Seven Mansfield City Schools teachers were back in the classroom last week, participating in 30 hours of specialized training for working with children who have difficulty with reading, spelling and writing of the type associated with dyslexia.
The Monday-Friday sessions at the Mid-Ohio Educational Service Center focused on the Orton-Gillingham approach to teaching. Training was led by Victoria Jones of the Institute for Multi-Sensory Education.
MCS teachers who participated included Chris Queen, Carrie Jeffrey, Lori Brumenshenkel, Whitney Glorioso, Angela Hilderbrand, Nancy Fensch, Beth Buchanan Keli Henry, Lisa Foley, Melinda Miller and Carol Houseworth.
Multisensory instruction is a way of teaching that engages more than one sense at a time. For children with reading issues such as dyslexia, the use of sight, hearing, movement and touch can be helpful for learning. According to the website of the Academy of Orton-Gillingham Practitioners and Educators, the instructional approach “always is focused upon the learning needs of the individual student.”
The site continues, “Students with dyslexia need to master the same basic knowledge about language and its relationship to our writing system as any who seek to become competent readers and writers. However, because of their dyslexia, they need more help than most people in sorting, recognizing and organizing the raw materials of language for thinking and use. Language elements that non-dyslexic learners acquire easily must be taught directly and systematically.”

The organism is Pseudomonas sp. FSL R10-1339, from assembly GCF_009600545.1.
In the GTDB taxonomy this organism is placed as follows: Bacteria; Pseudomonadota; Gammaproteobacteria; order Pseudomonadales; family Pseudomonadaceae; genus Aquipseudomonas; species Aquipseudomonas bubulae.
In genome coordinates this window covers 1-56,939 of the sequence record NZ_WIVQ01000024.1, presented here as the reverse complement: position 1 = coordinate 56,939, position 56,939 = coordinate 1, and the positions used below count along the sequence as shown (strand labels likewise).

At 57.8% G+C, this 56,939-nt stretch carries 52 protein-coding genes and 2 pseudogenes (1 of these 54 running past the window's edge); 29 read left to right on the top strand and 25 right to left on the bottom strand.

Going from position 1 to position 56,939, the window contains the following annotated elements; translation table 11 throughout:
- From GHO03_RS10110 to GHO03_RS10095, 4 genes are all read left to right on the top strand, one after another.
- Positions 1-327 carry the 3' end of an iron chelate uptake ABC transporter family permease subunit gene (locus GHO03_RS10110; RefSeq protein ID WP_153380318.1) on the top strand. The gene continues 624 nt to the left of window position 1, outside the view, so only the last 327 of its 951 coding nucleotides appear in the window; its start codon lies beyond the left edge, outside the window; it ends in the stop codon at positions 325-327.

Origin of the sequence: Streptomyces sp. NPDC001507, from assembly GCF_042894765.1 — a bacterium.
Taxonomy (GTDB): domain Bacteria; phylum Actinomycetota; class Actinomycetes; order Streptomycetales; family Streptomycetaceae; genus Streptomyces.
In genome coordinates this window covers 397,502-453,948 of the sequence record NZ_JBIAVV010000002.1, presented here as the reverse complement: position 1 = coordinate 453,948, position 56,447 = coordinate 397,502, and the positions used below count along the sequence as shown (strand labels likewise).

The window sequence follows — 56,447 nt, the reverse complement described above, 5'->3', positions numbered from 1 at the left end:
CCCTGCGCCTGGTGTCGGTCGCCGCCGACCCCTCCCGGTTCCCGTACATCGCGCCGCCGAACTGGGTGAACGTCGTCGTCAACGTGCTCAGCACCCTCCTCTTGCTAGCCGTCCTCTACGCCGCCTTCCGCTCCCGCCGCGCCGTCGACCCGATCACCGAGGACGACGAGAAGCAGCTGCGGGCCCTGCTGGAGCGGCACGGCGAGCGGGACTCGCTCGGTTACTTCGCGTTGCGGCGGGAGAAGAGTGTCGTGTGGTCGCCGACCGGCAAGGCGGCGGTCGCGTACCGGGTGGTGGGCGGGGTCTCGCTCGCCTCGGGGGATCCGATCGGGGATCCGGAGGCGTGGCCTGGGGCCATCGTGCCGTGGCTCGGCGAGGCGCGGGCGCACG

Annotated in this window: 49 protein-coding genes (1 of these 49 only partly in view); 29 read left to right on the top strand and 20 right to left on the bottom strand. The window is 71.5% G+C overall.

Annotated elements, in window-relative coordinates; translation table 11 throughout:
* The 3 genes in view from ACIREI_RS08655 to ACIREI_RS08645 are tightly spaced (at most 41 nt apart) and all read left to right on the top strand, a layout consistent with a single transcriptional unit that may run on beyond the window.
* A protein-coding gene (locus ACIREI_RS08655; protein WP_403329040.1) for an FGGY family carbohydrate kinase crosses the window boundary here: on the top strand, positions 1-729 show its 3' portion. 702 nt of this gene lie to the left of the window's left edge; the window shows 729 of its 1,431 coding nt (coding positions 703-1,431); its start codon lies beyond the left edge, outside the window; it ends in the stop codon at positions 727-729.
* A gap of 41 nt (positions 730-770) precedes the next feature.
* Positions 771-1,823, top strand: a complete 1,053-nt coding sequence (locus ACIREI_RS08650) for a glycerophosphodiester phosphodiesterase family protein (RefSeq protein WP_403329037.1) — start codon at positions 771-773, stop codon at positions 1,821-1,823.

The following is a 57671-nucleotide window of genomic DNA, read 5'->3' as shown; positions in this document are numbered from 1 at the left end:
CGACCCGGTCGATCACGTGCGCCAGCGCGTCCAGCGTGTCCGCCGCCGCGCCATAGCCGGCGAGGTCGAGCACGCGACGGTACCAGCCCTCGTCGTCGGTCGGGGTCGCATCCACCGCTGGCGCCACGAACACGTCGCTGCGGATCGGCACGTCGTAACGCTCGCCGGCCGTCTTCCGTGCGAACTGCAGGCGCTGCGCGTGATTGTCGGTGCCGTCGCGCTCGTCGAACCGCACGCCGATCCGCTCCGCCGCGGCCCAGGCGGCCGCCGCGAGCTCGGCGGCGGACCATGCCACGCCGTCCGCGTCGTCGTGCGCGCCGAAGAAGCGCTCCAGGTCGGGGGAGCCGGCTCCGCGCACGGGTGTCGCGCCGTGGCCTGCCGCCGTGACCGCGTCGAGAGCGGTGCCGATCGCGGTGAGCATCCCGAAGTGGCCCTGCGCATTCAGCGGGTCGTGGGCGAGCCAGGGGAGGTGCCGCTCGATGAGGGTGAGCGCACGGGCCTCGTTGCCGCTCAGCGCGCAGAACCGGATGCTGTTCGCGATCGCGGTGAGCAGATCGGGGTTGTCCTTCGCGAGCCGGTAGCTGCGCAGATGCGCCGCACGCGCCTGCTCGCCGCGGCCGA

Stephen Rizzo, the district’s chief academic officer, said the Orton-Gillingham training provides the tools for applying the approach in the classroom. “We recognize that students learn in different ways,” he said. “Current practices may work for a significant portion of students but not all. Orton-Gillngham is designed to help us with students who aren’t reading at grade level by using a multisensory approach.”
Source, Photo: Mansfield City Schools